What’s Worse Than a Bubble
to Bear Market?

What’s worse than a bubble to bear market? A system that isn’t allowed to correct itself.The S&P 500 Index did a good job of breaking out of its correction trading range (1,220 to 1,100), but it is now getting close to returning to this range due to the continued lack of certainty in Europe. What’s required over there is decisive action, both politically and monetarily.

The U.S.stock market should be trading higher than it is. Corporate earnings in the third quarter were really good and they have been all year. This past earnings season was usurped by the sovereign debt crisis in Europe and declining investor sentiment is evidenced by declining trading volume.

Corporate earnings are solid. This doesn’t mean that business is booming or anything like that and it doesn’t mean that all industries are experiencing the same amount of business activity. But, we’ve seen corporate earnings come in impressively stronger than revenues and, from what I’ve read, visibility going into 2012 is decent. (See The Stock Market’s New Best Friend—Buffett Will Be Pleased.) With investment risk high in virtually all financial markets (the reason why Treasury yields are so low), the U.S. stock market is getting the brunt of the world’s declining expectations.

If you pull up a really long-term stock chart on the S&P 500 Index, you can see the runaway price action of the stock market, especially in the late 1990s. It wasn’t as if corporate earnings were accelerating dramatically during this period; it was more so the stock market’s valuation of those corporate earnings that increased the most. This was best illustrated with Internet stocks, the shares of which soared without any corporate earnings at all. Ever since the bubble burst in 2000, the stock market’s been in correction mode, trying to find itself a new equilibrium between reasonable corporate earnings and overly high valuations.

The S&P 500 Index continues to have an ominous looking trading pattern, with the stock market clearly producing a right shoulder formation. Unfortunately, the index’s supported low over the last decade has twice been around the 800 level. For me, just looking at the stock market’s chart for this period doesn’t inspire confidence.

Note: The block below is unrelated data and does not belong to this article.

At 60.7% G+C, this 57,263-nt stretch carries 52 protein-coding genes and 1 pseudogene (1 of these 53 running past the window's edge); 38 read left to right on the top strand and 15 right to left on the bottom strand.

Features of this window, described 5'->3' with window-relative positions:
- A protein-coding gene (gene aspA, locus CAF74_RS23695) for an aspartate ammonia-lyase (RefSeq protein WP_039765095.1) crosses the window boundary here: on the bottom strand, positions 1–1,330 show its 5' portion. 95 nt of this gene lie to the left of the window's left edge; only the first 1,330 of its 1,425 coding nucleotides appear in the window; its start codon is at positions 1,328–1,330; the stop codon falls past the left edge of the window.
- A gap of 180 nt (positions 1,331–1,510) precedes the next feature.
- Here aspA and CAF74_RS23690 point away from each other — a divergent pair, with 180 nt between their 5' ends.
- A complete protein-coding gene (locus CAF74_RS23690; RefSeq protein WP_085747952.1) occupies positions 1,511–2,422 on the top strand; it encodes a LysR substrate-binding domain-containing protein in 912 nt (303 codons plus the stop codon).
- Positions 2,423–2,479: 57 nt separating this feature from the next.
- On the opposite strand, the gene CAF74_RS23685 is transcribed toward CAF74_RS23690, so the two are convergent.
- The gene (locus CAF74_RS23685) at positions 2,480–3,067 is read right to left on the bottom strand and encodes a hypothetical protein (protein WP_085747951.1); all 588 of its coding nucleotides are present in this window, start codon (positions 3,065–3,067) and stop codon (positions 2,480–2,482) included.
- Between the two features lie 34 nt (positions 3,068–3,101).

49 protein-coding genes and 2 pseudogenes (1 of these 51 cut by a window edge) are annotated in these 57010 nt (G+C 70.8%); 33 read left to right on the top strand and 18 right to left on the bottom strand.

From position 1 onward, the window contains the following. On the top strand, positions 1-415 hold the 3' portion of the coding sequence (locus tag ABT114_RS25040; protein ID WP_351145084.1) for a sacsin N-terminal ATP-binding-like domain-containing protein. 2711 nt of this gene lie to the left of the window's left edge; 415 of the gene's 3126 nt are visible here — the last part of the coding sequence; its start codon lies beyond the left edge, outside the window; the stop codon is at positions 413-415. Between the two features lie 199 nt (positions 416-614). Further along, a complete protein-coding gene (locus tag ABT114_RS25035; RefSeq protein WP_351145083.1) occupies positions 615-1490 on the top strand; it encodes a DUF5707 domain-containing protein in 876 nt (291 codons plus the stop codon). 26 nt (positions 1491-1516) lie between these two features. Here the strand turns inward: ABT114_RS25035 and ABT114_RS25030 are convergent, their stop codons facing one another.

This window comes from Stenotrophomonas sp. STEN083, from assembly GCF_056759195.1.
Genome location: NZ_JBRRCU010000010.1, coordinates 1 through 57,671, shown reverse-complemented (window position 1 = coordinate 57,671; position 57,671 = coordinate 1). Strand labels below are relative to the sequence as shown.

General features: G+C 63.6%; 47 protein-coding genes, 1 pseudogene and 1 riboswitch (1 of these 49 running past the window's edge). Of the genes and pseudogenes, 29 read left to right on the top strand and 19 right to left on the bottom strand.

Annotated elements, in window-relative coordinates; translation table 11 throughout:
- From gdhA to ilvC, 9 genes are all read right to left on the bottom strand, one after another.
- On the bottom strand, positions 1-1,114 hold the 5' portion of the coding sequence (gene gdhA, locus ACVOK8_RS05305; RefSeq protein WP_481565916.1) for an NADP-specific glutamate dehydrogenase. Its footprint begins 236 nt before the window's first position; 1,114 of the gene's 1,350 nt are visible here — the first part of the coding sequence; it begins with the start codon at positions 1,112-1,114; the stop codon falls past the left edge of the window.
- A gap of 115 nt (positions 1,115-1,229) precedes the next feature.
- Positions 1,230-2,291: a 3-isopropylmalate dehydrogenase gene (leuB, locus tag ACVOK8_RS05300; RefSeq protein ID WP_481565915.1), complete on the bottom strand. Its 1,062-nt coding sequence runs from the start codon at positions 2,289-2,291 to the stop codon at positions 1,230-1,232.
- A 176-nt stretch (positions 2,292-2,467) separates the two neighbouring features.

If we go by corporate earnings, then I think it’s fair to say that the stock market today is very reasonably priced. As we’re not in any particular stock market bubble, the fair valuation on corporate earnings is arguably helping to keep the trading action as good as it is.

I have to admit that I have this great fear for the U.S.stock market. If you look at Japan’s Nikkei Index, you see the amazing wealth creation that occurred in the 1980s and the spectacular crash of the stock market ever since. The Japanese stock market has been in a bear market for the last 21 years. Then you have the Chinese stock market, where the China Shanghai Index more than quintupled from 2006 to 2008, only to have given up almost all of this gain. Corporate earnings growth was fairly steady during this period, but stock market valuations were not.

I have faith that the U.S.equities won’t experience that same kind of trading action that occurred in Japan.U.S.multinationals are extremely good at growing corporate earnings, even during sustained periods of global economic weakness.Europe, however, must allow its debt crisis to correct itself, because the policy intervention to date is only sugarcoating the problem. Lack of action on the issue continues to hold the U.S.stock market hostage. So what’s worse than a bubble to bear market? A system that isn’t allowed to correct itself.